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I need to develop a server application (in C#) that will read rows from a simple table (in SQL Server 2005 or 2008), do some work, such as calling a web service, and then update the rows with the resulting status (success, error).

Looks quite simple, but things get tougher when I add the following application requisites:

  • Multiple application instances must be running at the same time, for Load Balancing and Fault Tolerance purposes. Typically, the application will be deployed on two or more servers, and will concurrently access the same database table. Each table row must be processed only once, so a common synchronization/locking mechanism must be used between multiple application instances.

  • When an application instance is processing a set of rows, other application instances shouldn't have to wait for it to end in order to read a different set of rows waiting to be processed.

  • If an application instance crashes, no manual intervention should need to take place on the table rows that were being processed (such as removing temporary status used for application locking on rows that the crashing instance was processing).

  • The rows should be processed in a queue-like fashion, i.e., the oldest rows should be processed first.

Although these requisites don't look too complex, I'm having some trouble in coming up with a solution.

I've seen locking hint suggestions, such as XLOCK, UPDLOCK, ROWLOCK, READPAST, etc., but I see no combination of locking hints that will allow me to implement these requisites.

Thanks for any help.

Regards,

Nuno Guerreiro

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  • 1
    You should try using Service Broker queues, instead of a table. Jul 4 '12 at 18:06
5

This is a typical table as queue pattern, as described in Using tables as Queues. You would use a Pending Queue and the dequeue transaction should also schedule a retry in a reasonable timeout. Is not realistically possible to hold on to locks for the duration of the web calls. On success, you would remove the pending item.

You also need to be able to dequeue in batch, dequeuing one-by-one is too slow if you go into serious load (100 and thousands of operations per second). So taking the Pending Queue example from the article linked:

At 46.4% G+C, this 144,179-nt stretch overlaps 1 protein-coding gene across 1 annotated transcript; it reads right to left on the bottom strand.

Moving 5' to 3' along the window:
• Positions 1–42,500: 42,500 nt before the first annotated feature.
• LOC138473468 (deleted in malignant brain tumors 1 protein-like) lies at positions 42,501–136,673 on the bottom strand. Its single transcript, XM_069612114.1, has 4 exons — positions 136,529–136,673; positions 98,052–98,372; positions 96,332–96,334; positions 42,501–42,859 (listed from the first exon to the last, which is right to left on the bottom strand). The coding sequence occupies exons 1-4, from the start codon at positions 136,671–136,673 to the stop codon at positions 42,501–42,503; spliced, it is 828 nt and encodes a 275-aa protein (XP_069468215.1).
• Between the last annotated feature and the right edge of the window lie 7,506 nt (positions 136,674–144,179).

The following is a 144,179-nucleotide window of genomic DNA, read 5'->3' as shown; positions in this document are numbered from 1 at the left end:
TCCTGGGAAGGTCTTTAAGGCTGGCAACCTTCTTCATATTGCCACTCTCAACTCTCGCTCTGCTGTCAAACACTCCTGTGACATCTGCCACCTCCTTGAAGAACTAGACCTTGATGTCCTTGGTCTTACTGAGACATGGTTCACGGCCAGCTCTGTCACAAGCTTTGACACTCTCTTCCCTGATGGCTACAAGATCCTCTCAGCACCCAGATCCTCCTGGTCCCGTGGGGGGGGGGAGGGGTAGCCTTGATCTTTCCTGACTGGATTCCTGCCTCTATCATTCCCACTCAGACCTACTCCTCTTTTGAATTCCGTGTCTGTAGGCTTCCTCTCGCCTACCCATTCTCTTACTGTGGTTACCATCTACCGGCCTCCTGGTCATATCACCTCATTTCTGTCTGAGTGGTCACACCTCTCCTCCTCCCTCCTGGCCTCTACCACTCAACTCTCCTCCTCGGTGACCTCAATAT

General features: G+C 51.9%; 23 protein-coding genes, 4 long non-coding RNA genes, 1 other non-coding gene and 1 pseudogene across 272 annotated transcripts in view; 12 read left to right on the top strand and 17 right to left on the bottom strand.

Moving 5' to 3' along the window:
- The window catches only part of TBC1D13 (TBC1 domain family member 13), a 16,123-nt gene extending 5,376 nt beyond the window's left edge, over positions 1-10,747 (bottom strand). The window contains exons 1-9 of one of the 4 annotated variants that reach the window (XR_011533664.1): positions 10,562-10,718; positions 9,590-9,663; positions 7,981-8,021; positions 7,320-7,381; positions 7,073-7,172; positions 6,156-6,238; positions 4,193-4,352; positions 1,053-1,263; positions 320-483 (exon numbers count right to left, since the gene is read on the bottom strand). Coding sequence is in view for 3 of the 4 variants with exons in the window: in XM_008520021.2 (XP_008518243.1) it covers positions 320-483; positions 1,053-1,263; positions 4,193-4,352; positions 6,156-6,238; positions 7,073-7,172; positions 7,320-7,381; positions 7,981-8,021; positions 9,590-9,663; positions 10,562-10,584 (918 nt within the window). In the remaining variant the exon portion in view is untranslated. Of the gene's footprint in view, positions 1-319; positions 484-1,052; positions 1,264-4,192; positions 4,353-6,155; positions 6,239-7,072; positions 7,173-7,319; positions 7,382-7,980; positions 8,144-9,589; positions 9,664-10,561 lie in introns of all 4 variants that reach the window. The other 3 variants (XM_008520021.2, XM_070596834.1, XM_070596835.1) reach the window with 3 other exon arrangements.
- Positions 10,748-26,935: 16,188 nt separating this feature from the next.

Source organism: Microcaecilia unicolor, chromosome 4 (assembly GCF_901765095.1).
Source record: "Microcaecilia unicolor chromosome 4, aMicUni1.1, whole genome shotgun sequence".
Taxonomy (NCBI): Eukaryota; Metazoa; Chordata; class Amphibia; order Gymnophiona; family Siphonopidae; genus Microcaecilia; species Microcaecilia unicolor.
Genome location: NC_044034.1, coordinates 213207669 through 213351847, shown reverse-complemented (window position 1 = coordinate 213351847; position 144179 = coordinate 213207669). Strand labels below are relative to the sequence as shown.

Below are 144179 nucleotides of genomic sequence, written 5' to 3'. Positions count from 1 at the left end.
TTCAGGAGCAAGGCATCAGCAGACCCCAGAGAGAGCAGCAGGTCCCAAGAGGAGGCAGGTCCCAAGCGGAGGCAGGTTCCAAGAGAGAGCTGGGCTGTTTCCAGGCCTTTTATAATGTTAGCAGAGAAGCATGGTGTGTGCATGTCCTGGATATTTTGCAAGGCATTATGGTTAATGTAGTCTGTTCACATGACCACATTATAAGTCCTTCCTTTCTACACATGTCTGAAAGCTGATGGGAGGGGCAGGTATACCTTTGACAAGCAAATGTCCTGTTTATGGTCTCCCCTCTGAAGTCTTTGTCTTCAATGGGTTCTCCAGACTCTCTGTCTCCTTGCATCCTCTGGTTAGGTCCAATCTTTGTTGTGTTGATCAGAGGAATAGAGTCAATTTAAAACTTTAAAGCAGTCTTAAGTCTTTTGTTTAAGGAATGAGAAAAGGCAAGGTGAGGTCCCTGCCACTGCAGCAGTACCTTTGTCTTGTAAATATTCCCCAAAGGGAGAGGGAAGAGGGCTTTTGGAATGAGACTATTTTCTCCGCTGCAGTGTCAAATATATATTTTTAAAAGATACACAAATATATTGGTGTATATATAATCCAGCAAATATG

create table PendingQueue (
  id int not null,
  DueTime datetime not null,
  Payload varbinary(max),
  cnstraint pk_pending_id nonclustered primary key(id));

create clustered index cdxPendingQueue on PendingQueue (DueTime);
go

create procedure usp_enqueuePending
  @dueTime datetime,
  @payload varbinary(max)
as
  set nocount on;
  insert into PendingQueue (DueTime, Payload)
    values (@dueTime, @payload);
go

create procedure usp_dequeuePending
  @batchsize int = 100,
  @retryseconds int = 600
as
  set nocount on;
  declare @now datetime;
  set @now = getutcdate();
  with cte as (
    select top(@batchsize) 
      id,
      DueTime,
      Payload
    from PendingQueue with (rowlock, readpast)
    where DueTime < @now
    order by DueTime)
  update cte
    set DueTime = dateadd(seconds, @retryseconds, DueTime)
    output deleted.Payload, deleted.id;
go

On successful processing you would remove the item from the queue using the ID. On failure, or on crash, it would be retries automatically in 10 minutes. One think you must internalize is that as long as HTTP does not offer transactional semantics you will never be able to do this with 100% consistent semantics (eg. guarantee that no item is processed twice). You can achieve a very high margin for error, but there will always be a moment when the system can crash after the HTTP call succeeded before the database is updated, and will cause the same item to be retried since you cannot distinguish this case from a case when the system crashed before the HTTP call.